Acer Predator X35 Review

Recently we reviewed the Asus ROG Swift PG35VQ, a monstrous 3440 x 1440 ultrawide with a massive 200 Hz refresh rate and proper HDR support. We weren’t afraid to call it the best monitor we have ever tested. Well, as many keen monitor fans would know, Acer has their own version of this display, the Acer Predator X35, and today we’ll be putting it head to head against the PG35VQ to see how it stacks up.

As expected the Predator X35 packs the same specs as the PG35VQ because it uses the same panel. It’s a 35-inch 3440 x 1440 VA panel with up to a 200 Hz refresh rate, 1800R curvature and G-Sync Ultimate support.

It’s a true HDR monitor as well, with DisplayHDR 1000 certification and a 512-zone full array local dimming backlight. Pricing is also similar: both are expected to cost around $2,500 when they go on sale since neither is widely available yet.

With that sort of price tag, this monitor isn’t going to be for everyone. In fact there are places like in Australia where it costs considerably more, with an MSRP of $4,000 this thing costs more than a high-end LG OLED TV.


Response Times / Overdrive Modes

Moving into performance, we’ll start by looking at response times. The monitor has three overdrive modes, the default being Normal at a maximum 200 Hz refresh rate. Couple of interesting things to note here. Dark level performance is really good for a VA panel, only the transitions from full black suffer from slow response times, basically everything else is very quick, which leads to a dark level average of 8.48ms. Most other VAs will have sub-40% grey transitions run well over 10ms, but what we’re seeing from the X35 in this mode is more akin to an IPS panel, which also tend to have weak performance transitioning from full black.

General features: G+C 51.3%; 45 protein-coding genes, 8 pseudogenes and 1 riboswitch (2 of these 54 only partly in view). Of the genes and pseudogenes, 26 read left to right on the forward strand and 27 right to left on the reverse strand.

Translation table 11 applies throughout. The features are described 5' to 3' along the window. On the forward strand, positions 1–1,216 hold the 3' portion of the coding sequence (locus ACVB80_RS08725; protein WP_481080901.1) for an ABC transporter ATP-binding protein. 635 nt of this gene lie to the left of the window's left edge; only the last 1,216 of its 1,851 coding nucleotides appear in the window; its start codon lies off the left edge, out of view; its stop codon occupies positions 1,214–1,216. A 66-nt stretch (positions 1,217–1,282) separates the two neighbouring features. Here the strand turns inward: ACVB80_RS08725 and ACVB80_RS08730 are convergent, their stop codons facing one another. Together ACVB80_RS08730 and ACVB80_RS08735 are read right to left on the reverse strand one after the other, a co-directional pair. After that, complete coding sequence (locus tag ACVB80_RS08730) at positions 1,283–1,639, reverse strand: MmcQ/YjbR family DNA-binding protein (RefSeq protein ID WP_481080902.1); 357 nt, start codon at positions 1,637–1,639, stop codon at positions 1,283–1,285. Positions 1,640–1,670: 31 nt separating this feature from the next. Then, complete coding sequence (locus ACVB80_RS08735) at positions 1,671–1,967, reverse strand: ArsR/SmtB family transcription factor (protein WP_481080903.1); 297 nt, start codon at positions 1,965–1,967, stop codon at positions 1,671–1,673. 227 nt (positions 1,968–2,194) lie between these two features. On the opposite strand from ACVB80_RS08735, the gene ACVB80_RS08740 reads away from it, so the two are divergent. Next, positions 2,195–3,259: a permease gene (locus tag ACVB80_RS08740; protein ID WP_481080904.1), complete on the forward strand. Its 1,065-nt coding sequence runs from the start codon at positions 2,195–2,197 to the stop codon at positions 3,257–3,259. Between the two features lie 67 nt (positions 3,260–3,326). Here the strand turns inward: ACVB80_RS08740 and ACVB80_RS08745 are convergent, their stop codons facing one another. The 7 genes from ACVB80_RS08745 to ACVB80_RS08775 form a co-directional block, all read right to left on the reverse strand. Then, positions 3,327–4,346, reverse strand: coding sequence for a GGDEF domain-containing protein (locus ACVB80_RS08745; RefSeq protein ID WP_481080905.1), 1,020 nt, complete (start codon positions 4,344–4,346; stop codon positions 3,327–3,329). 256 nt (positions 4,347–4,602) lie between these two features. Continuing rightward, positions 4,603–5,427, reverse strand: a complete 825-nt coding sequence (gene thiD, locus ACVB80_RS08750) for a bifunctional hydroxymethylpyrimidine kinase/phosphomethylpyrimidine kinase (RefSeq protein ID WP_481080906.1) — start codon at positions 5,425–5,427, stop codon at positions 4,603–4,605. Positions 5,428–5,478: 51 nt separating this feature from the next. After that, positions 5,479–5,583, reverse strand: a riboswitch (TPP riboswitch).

Input latency is okay without blowing me away, 8.23ms is a bit faster than Acer’s previous X34 monitor, but still indicates around 5ms of processing lag, helped by the faster refresh rate. Interestingly, if you turn on the FALD backlight, input latency increases by around 4ms, presumably that’s due to the additional processing that’s needed to figure out what the FALD backlight should do.

Power consumption is also interesting. This monitor uses a lot more power than other ultrawides of a similar size, even when displaying the same brightness. The FALD backlight isn’t a particularly efficient way of illuminating an LCD, consuming 20W more than non-FALD options.

One of the key differences between the PG35VQ and Acer’s Predator is their color performance. Asus has done a decent job of factory calibrating their offering, while Acer has kinda dropped the ball a bit here with the X35. This is a flip of the situation with the 27-inch G-Sync Ultimate montiors, where we found the X27 was better than the PG27UQ.

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